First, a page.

Page 124 - Jewish Book Annual Volume 4

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of the
in relation to the outside world; and the widespread
demand for children’s literature. The English reader of this
will find a description of some of the works recorded in
this article also in
Among the Recent Hebrew Books
, by Jacob
Kabakoff (pages 59-67).
A list of
Hebrew Literature in America
published in 5705 is given
by Ain Hakore. Rabbinical literature was especially enriched
during the past year and some notable contributions were made in
the field of Hebrew juveniles. A number of Hebrew classics that
were difficult to obtain were made available again through the
photoffset process. This list also includes periodicals, of which
four new ones appeared in 5705.
Rabbi Israel Porath offers a
Survey of Hebrew Books on Homi-
published during the last two years in this country. He has
selected eight works from each of which he quotes a typical
homiletical interpretation, in addition to a brief description of
each one.
Prof. Hayyim Tchernowitz’s magnum opus,
Toledot ha-Halakah,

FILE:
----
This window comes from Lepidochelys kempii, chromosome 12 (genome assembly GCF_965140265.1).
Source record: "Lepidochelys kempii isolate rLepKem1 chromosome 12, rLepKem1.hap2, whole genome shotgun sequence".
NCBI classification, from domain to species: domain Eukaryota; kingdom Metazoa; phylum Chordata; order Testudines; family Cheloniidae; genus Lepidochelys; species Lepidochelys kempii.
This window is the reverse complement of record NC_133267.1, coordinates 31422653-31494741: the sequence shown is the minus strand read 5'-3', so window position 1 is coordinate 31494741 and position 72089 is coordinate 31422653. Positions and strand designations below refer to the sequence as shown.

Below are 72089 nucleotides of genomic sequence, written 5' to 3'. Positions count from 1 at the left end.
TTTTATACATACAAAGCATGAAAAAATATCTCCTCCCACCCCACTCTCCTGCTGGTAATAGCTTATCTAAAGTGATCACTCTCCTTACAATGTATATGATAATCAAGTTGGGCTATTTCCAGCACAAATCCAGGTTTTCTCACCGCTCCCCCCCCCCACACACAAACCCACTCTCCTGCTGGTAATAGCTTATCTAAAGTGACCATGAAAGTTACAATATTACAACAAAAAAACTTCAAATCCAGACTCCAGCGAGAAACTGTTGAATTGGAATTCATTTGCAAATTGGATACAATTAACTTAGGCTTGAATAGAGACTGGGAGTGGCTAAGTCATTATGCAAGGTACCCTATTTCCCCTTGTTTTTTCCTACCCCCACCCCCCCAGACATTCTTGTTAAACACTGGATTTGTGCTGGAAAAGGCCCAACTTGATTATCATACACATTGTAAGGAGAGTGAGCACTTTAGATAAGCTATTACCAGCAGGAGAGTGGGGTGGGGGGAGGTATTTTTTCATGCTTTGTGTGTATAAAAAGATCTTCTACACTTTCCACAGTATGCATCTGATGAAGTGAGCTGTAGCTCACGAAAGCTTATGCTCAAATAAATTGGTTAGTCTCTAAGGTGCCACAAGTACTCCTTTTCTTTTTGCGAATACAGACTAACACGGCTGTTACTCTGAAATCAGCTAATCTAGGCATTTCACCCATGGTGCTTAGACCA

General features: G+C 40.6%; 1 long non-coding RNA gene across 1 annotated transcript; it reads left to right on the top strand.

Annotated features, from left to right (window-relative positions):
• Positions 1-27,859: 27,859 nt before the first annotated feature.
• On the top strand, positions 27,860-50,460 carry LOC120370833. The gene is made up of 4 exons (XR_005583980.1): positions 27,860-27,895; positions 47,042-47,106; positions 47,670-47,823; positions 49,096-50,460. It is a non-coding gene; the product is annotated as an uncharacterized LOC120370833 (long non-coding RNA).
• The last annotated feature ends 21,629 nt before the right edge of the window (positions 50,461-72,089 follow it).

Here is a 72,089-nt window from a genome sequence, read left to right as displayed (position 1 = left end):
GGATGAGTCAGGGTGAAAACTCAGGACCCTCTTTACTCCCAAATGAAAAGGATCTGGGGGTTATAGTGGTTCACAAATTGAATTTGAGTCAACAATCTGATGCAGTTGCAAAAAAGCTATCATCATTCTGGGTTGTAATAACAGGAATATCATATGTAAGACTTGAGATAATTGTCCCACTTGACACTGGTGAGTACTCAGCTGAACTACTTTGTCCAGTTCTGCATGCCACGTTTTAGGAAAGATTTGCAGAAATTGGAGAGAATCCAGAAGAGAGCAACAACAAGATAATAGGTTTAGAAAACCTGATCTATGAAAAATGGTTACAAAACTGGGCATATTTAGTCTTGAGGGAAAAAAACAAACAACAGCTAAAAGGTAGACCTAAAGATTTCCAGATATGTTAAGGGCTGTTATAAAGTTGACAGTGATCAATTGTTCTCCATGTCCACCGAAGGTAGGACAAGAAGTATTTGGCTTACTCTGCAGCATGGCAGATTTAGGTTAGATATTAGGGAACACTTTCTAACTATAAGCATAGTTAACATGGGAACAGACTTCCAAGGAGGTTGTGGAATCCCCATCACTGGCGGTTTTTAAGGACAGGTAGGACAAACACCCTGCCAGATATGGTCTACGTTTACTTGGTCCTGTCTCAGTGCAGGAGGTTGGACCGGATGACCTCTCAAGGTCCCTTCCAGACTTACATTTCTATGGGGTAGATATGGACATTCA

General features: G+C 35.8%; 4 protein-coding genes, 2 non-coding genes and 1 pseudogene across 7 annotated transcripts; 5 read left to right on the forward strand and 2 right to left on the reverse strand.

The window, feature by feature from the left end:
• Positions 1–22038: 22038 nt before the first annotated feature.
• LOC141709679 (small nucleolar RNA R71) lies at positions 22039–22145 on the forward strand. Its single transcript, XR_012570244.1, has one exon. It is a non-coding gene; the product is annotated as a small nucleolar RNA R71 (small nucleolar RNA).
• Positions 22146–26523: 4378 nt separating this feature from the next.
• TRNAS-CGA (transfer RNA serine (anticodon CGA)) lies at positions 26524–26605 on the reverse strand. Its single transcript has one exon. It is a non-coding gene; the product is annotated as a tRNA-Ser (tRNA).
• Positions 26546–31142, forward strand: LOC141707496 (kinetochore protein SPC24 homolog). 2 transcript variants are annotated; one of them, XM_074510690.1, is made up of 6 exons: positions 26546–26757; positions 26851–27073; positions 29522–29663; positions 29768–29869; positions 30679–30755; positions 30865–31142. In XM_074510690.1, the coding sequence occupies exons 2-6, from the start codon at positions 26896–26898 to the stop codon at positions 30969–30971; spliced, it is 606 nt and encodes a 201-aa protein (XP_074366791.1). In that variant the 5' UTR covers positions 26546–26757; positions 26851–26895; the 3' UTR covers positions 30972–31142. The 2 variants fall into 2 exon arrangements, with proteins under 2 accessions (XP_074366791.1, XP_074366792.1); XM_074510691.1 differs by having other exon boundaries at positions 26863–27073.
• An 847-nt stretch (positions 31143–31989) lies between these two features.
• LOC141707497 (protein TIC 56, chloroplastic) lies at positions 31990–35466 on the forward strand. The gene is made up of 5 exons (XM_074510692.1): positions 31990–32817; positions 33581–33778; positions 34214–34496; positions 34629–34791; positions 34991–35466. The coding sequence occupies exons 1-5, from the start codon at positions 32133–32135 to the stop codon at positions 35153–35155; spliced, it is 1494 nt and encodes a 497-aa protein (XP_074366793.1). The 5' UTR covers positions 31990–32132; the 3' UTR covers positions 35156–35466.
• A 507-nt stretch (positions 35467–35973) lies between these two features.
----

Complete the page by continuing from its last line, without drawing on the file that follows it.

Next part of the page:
is described by Dr. P. Churgin. The three published volumes of
Toledot ha-Halakah
deal with the history of the Oral Law, covering
the biblical period up to and including the period of Ezra and
Nehemiah. The author is seeking to establish in these volumes
his view that the Oral Law had very early origins; he traces it to
biblical times. While insisting upon an historical approach to
the examination of the sources and growth of the Halakah, he
rejects the prevalent trends towards a materialistic interpretation
even of the Oral Law.
The classified
Guide to Hebrew Literature
, compiled by Akiva Ben
Ezra, will be useful for both students and laymen. Started in
last year’s Jewish Book Annual, the
is concluded with
selected resources on the following subjects: Novels and Stories,
Poetry, Essays, Jewish Philosophy, Psychology, Literary Criticism
and History of Literature, Jewish Education, Palestine and
Zionism, Hassidism, the Hebrew Movement and Festivals.
The creative output of
Children's Literature in Palestine
described by Eliezer Friedland in a brief survey. It is interesting
to note that there is a decidedly educational approach in the large
majority of the books written for children.
Daniel Persky contributes a third article on
Curiosities in
Hebrew Literature.
The bibliophile will find this series of articles
most intriguing.
An innovation in the Hebrew Section of the Annual (likewise in
the Yiddish Section) is
Reviews of Hebrew Books
, culled by ״A.